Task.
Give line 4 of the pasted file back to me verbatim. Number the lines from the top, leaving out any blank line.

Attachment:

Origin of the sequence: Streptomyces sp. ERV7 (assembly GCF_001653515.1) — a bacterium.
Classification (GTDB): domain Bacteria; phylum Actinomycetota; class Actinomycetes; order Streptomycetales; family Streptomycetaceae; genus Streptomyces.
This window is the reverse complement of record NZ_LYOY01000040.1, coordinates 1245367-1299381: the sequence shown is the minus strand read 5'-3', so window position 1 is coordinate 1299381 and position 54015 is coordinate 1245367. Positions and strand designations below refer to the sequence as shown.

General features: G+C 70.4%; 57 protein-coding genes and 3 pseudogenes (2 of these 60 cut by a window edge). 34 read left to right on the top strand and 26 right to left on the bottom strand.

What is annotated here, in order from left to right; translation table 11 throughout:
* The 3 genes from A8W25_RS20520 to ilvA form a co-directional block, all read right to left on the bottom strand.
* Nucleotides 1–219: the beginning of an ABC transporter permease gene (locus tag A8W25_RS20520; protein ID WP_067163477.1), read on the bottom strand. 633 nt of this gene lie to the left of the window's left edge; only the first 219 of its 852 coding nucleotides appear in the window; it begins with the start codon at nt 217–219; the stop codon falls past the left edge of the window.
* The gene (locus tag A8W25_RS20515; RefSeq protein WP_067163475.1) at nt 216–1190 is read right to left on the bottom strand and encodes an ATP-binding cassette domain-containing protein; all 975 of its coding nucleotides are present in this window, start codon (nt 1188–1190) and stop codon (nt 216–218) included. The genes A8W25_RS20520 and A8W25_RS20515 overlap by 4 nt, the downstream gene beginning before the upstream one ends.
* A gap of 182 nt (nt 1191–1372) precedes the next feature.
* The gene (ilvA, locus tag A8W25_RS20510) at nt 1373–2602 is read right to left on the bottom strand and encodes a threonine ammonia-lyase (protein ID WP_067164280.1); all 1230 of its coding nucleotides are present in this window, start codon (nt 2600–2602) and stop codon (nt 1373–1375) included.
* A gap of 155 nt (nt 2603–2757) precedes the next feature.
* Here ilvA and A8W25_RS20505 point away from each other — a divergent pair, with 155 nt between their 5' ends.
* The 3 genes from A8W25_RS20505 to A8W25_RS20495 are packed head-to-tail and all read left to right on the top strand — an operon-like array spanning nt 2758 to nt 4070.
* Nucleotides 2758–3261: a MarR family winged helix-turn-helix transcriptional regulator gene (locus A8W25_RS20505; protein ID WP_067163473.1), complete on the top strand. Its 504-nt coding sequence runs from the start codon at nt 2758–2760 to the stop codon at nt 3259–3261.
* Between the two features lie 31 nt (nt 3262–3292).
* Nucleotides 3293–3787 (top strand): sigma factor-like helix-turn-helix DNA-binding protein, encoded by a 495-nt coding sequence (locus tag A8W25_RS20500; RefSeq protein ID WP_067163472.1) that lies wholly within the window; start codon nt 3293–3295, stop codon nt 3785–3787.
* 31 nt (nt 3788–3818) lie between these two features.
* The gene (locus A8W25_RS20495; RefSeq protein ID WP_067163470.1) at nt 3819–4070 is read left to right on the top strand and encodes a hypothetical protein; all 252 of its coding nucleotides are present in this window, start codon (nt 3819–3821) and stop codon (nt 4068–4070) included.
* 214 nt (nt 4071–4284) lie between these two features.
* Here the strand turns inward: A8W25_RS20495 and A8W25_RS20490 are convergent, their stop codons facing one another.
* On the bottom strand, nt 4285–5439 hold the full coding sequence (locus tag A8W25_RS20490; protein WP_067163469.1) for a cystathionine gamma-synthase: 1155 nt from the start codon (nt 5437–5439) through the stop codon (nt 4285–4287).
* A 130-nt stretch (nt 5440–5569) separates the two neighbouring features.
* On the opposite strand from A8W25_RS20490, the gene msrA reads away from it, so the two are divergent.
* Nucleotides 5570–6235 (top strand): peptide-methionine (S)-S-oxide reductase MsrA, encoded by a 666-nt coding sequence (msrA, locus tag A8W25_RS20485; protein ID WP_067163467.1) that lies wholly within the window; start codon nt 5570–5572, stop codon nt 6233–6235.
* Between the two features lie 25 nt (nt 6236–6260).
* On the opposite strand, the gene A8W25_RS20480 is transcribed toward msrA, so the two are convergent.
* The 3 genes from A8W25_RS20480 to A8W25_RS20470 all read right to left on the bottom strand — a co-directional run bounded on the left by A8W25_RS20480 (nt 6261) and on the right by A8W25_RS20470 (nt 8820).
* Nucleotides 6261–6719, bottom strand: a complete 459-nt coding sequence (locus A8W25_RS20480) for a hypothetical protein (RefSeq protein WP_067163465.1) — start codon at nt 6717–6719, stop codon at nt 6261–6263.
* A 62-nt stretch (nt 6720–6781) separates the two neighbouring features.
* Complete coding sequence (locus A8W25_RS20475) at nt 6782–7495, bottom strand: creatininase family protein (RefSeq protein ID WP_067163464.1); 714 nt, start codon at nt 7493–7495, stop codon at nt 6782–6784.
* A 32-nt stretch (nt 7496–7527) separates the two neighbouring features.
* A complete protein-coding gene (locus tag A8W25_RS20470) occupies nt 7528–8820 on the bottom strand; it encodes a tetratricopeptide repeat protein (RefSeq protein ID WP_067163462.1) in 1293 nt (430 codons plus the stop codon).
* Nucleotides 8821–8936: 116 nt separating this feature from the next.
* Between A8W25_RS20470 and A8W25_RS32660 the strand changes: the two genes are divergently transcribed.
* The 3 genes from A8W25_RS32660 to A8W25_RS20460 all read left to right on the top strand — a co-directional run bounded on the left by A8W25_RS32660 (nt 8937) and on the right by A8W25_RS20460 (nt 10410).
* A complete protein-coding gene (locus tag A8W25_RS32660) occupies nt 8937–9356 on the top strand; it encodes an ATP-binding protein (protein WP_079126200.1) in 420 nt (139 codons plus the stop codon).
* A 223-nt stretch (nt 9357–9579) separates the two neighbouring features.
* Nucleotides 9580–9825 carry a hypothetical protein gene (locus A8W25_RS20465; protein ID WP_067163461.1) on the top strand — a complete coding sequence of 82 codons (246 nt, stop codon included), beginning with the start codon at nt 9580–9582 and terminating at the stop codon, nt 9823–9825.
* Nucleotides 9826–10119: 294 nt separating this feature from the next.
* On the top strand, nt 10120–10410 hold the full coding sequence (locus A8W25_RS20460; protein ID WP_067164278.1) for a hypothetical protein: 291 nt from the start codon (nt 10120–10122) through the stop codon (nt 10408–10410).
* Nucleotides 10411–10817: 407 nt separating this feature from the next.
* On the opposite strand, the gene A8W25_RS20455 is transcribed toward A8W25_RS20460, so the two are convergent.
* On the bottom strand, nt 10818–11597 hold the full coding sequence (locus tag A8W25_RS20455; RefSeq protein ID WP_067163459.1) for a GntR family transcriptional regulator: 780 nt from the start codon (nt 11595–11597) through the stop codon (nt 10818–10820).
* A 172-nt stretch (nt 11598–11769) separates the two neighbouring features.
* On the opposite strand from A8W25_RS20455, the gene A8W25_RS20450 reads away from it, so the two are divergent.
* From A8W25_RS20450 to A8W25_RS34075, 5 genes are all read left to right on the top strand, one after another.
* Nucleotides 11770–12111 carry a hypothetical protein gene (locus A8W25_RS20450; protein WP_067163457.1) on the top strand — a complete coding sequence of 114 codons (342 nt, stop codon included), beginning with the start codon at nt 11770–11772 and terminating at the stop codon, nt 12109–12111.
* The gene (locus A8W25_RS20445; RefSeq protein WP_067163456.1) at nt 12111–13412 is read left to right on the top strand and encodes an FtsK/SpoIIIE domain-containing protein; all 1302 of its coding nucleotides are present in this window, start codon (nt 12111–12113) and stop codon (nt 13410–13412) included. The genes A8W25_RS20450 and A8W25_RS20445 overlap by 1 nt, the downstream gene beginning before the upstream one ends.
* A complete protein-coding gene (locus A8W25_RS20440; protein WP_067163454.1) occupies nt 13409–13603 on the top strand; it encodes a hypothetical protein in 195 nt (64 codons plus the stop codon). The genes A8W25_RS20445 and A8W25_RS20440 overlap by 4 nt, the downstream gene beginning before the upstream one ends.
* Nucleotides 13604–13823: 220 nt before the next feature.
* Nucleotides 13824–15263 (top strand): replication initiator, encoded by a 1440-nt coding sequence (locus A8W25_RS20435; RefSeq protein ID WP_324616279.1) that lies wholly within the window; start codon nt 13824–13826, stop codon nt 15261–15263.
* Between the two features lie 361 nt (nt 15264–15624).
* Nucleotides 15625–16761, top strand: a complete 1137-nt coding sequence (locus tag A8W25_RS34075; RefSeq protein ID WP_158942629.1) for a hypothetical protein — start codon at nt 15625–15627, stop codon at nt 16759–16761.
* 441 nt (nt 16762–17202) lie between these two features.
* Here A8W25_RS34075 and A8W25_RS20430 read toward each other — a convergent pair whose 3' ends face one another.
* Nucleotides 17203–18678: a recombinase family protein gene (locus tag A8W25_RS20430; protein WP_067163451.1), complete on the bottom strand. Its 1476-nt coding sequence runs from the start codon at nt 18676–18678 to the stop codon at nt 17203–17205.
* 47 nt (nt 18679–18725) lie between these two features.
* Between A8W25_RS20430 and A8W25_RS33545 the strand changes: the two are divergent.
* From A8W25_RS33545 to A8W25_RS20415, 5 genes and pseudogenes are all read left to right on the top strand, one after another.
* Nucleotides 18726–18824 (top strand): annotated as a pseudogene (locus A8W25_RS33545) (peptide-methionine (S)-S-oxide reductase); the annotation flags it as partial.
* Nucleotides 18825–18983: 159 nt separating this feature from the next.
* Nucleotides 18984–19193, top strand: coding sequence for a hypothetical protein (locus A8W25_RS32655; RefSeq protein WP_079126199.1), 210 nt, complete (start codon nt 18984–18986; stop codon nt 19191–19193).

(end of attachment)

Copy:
General features: G+C 70.4%; 57 protein-coding genes and 3 pseudogenes (2 of these 60 cut by a window edge). 34 read left to right on the top strand and 26 right to left on the bottom strand.